Pink Floyd

Coming Back to Life

While the original track comes off Pink Floyd’s Division Bell album, the version I fell in love with was witnessing Floyd guitar player David Gilmour perform the song at a Fender anniversary concert. The lyric “Where were you when I was burned and broken?” cracks through a sorrow soaked guitar intro, and launches into one of the most lyrically poignant songs Ive ever heard.

Dream Theater

The Spirit Carries On

From the legendary concept album Metropolis II: Scenes From a Memory, this track is originally slated to fit inside a much bigger story. However, you can’t help but find a relatable message within the lyrics and apply them to your own life. What happens after we pass will always be a huge mystery for everyone with a beating heart, but songs like this help some of us ease that curiosity towards the unknown.


Lost Control

Sometimes its important to embrace an overwhelming sadness so we can not only prevent it from infecting us at a deeper level, but also to teach us how to release such intense pain. Anathema has always been good at helping me extract some of the things I tend to hold on to, which I should be letting go of.

My Dying Bride

For My Fallen Angel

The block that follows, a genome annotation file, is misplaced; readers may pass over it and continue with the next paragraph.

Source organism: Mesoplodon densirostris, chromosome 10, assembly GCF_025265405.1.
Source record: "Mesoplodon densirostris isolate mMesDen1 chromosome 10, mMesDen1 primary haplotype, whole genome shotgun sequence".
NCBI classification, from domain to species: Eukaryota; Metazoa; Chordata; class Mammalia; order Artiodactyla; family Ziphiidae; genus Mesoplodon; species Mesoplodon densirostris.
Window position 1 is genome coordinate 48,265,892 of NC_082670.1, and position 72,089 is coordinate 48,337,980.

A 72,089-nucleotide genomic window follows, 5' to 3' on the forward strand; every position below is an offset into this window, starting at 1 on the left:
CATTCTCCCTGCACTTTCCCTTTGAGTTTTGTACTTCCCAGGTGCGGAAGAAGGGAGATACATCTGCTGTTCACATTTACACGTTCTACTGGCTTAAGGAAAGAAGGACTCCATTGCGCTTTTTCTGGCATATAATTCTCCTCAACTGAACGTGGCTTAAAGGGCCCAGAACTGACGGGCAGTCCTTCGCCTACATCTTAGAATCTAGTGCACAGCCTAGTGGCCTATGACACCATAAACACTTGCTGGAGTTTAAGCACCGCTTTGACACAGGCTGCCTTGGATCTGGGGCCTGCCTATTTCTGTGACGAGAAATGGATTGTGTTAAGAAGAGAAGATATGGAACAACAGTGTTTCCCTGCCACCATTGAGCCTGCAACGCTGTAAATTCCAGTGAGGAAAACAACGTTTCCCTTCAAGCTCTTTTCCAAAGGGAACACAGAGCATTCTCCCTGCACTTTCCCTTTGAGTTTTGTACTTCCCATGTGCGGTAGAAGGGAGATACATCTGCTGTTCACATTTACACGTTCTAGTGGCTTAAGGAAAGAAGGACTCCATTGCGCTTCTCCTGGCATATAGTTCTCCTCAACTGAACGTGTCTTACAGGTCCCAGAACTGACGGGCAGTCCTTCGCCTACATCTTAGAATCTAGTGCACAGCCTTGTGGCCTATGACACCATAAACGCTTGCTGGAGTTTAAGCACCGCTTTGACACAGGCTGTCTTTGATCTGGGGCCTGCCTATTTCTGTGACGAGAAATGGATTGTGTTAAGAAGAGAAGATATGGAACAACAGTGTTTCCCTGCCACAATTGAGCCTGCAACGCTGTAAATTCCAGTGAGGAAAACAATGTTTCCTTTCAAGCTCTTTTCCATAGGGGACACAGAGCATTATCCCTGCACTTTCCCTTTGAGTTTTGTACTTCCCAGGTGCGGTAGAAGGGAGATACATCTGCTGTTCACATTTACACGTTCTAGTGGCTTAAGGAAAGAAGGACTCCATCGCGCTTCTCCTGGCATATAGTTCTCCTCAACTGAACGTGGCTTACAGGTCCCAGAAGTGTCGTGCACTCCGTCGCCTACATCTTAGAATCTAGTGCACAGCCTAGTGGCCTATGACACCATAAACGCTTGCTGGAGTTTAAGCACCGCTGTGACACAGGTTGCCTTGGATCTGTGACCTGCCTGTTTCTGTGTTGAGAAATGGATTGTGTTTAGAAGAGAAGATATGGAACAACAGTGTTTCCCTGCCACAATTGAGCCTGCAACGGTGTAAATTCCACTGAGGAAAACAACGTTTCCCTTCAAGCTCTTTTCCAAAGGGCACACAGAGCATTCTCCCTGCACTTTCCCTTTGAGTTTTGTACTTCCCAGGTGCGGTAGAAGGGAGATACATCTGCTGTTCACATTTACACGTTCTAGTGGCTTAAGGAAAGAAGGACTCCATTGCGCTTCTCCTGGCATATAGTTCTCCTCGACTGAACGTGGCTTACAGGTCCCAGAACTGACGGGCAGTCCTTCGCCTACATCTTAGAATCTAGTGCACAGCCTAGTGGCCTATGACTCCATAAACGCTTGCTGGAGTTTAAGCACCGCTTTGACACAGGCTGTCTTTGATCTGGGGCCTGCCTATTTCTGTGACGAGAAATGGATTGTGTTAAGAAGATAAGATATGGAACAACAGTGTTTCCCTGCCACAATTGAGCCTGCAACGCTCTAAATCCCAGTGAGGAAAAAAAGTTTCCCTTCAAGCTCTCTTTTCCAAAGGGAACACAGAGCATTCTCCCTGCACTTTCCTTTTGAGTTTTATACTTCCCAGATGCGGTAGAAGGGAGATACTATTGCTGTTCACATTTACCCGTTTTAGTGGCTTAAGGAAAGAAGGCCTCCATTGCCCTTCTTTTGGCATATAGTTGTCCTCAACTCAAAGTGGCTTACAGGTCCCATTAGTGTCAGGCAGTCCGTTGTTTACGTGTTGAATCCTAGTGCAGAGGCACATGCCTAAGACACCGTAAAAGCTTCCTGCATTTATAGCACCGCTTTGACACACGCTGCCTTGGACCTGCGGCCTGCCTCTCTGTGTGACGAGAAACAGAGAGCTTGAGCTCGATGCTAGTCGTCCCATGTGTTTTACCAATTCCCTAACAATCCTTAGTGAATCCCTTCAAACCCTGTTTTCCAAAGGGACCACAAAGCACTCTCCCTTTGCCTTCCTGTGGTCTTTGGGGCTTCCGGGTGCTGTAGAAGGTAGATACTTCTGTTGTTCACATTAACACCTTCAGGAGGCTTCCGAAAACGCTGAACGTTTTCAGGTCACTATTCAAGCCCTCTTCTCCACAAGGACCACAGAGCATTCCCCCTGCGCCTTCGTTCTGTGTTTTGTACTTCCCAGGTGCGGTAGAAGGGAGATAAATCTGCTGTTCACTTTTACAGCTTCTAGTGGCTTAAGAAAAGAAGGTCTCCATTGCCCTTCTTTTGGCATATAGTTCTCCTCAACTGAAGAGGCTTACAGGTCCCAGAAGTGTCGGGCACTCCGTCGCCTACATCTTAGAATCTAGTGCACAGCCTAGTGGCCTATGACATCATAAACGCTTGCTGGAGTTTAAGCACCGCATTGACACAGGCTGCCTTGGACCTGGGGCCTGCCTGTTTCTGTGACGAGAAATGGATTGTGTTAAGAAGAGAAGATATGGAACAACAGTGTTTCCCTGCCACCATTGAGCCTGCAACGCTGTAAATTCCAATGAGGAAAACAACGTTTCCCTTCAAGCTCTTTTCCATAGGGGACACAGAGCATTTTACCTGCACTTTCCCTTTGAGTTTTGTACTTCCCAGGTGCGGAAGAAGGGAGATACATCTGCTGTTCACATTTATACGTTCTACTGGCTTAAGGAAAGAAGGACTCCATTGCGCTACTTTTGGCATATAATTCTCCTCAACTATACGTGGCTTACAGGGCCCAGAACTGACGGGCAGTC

Not many metal bands have ever had such a somber impact on my own soul, and while there may not be any distorted guitars or skull crushing drums, the message of this song is translated perfectly with a tasteful string arrangement that’s sure to drown you in sadness.

Hans Zimmer


Batman has always been an iconic part of my memory ever since I was a kid, and while Im not obsessed to the point where I have my own bat cave, I will always be intrigued by the overall story. As a child it showed me how to be courageous and embrace fear, as opposed to running from it. Like many moments from our childhood, those feelings tend to get lost as time goes by. I never expected those emotions to return in full force during the final act of Christopher Nolan’s Batman trilogy, which was brilliantly scored by the always imaginative Hans Zimmer.

My Favorite Heavy Metal Guitar Tunings

If you’re a guitar player, by now you’ve probably tried your hand at a few different tunings. When you purchase a standard guitar, it’s strung with basic strings that are sized for standard E tuning. However, the lower you go, the thicker the string you will need to retain enough tension to pluck the string. This is where things get interesting, and we are about to go over a few of the most popular tuning methods for heavy metal guitar playing.